In the spring of 1997 — a quarter-century ago — the Detroit Red Wings embarked on their quest to end a 42-year Stanley Cup drought.
The Free Press has commemorated that historic quest with a new book: “Stanleytown: The Inside Story of How the Stanley Cup Returned to the Motor City After 41 Frustrating Seasons.”
Day 7: April 22, 1997
The backstory: The Red Wings were determined to put a 3-1 stranglehold on their first-round series heading into Game 4 at St. Louis, and position themselves for an extended rest between rounds. Despite the Wings’ catbird seat, the series couldn’t have been closer. After three games, each team had five goals, each team had gone 2-for-23 on the power play (8.7%) and 21-for-23 on the penalty kill (91.3%). Detroit’s statistical edge: It logged “only” 54 minutes in the penalty box, to the Blues’ exorbitant 79. But three hours on a Tuesday night at the Kiel Center flipped the script.
Game 4: With two goals in the first period and two more in third period, the Blues embarrassed the Wings with a 4-0 victory. The series was tied again, there would no lengthy rest between rounds, the Wings would have to travel back to the nation’s heartland, and fans fretted again it could be a fourth first-round exit in seven seasons. “Obviously,” captain Steve Yzerman said, “we missed a great opportunity.” Grant Fuhr stopped 28 shots for his second shutout of the series (and fifth of his career). “We knew we had to have this game,” he said, “and everybody played like we had to have it.” Wings goalie Mike Vernon, meanwhile, often had to fend for himself, before being replaced by Chris Osgood with 10:37 left in the game. “I had no complaints,” coach Scotty Bowman said. “I just wanted to give him a rest.” Geoff Courtnall scored twice, including the backbreaker while standing alone in the slot on a power play 1:10 into the final period. Pavol Demitra (one goal, two assists) and Brett Hull (three assists) had three points for the Blues. Igor Larionov led the Wings with three points for the entire series.
Worth noting: The Blues played without leading scorer Pierre Turgeon because of recurring headaches. Defenseman Igor Kravchuk missed his second straight game with torn rib cartilage. … Fans booed a bit whenever Brendan Shanahan touched the puck and mightily when his face was shown on the Jumbotron. … For the first time all series, the Wings were reduced to dumping and flipping the puck from their zone. … The Russian Five played together more in the second period than in the entire series. They produced great chances, but no goals, as Fuhr was at his best. … With 81 seconds left in the game, a melee ensued in which six Blues received 75 penalty minutes and five Wings 63 minutes. (Only Slava Kozlov avoided a penalty, although he was part of a dogpile.) Fighting majors went to Martin Lapointe, Jamie Pusher and Bob Rouse for Detroit and Mike Peluso, Ricard Persson and Stephen Leach for St. Louis. Fans threw the usual debris onto the ice and at the bench, and the Wings raised their sticks toward the crowd as security moved in. … The fight fans for both teams might have wanted fizzled. After several skirmishes, Osgood rushed to the aid of Rouse, who was being double-teamed. Somehow, Fuhr became the fourth man in and ended up sitting on Rouse’s back. As linesman Gerard Gauthier restrained Osgood, Fuhr paid him a visit along the end boards. They chatted a bit, Gauthier left for more violent encounters, Fuhr gave Osgood a pat and Fuhr skated to the other end of the rink. … Free Press headline: Roped and tied.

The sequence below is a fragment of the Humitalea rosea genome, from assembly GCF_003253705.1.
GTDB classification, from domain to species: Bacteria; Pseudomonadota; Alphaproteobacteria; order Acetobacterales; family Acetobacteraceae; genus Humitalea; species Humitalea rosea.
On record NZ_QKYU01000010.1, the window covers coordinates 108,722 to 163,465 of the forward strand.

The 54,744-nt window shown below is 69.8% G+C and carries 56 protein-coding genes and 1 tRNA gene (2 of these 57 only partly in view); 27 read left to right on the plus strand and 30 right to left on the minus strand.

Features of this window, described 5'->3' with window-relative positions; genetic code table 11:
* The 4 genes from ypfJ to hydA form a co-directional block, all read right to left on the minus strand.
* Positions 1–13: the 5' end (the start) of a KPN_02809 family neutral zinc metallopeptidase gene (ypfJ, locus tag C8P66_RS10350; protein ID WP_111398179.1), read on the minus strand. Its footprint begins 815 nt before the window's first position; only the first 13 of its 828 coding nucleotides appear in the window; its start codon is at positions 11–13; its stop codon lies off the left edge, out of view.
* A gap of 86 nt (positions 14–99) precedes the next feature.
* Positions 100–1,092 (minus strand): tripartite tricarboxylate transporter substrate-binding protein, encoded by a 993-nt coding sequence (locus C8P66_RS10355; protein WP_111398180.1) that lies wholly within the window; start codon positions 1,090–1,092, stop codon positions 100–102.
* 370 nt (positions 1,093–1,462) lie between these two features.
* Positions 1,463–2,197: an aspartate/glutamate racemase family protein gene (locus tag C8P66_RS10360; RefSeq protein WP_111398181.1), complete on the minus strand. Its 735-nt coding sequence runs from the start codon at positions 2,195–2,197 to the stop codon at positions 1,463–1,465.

Off the ice: The Russian Five were surprised, but not shocked, and reacted with regret, but not horror, to the news that Valentin Sych, 59, the iron-fisted president of the Russian Hockey Federation, had been shot to death outside his country home. Kozlov said: “He was a bad guy. He was corrupt.” Vladimir Konstantinov said: “I can’t explain what’s happening there.” At first, Sergei Fedorov quipped: “I have an alibi.” But he seemed the most shaken. “I would never expect in a million years for something like that to happen.”
Famous last words: Keith Gave in the Free Press looked at the rest of the series and the matchup of Bowman against Joel Quenneville: “In what has become a chess match between master and rookie, the next move is up to Bowman. And his greatest challenge will be to somehow find a way to kickstart an offense that has produced just five goals in this series.”
Relive the glory: The Free Press has crafted a 208-page, full-color, hardcover collector’s book with fresh insights and dynamic storytelling about the 1996-97 Wings. It’s called “Stanleytown 25 Years Later: The Inside Story on How the Stanley Cup Returned to the Motor City after 41 Frustrating Seasons.” It’s only $29.95, available at RedWings.PictorialBook.com. (It’ll make a great Mother’s Day or Father’s Day gift for the Wings fanatic in your life!) Personalized copies available via firstname.lastname@example.org.
More to read: Another new Wings book arrived in April from Gave, a longtime hockey writer for the Free Press in the 1980s and 1990s: “Vlad The Impaler: More Epic Tales from Detroit’s ’97 Stanley Cup Conquest.” It is available through Amazon and other booksellers and a portion of the proceeds is earmarked for the Vladimir Konstantinov Special Needs Trust. (Plenty of Gave’s prose also appears in “Stanleytown 25 Years Later.”)
To access our most exclusive sports content, like the stories linked above, become a Free Press subscriber for $1.
Stay informed on what’s happening across Michigan: Subscribe to our news alert emails.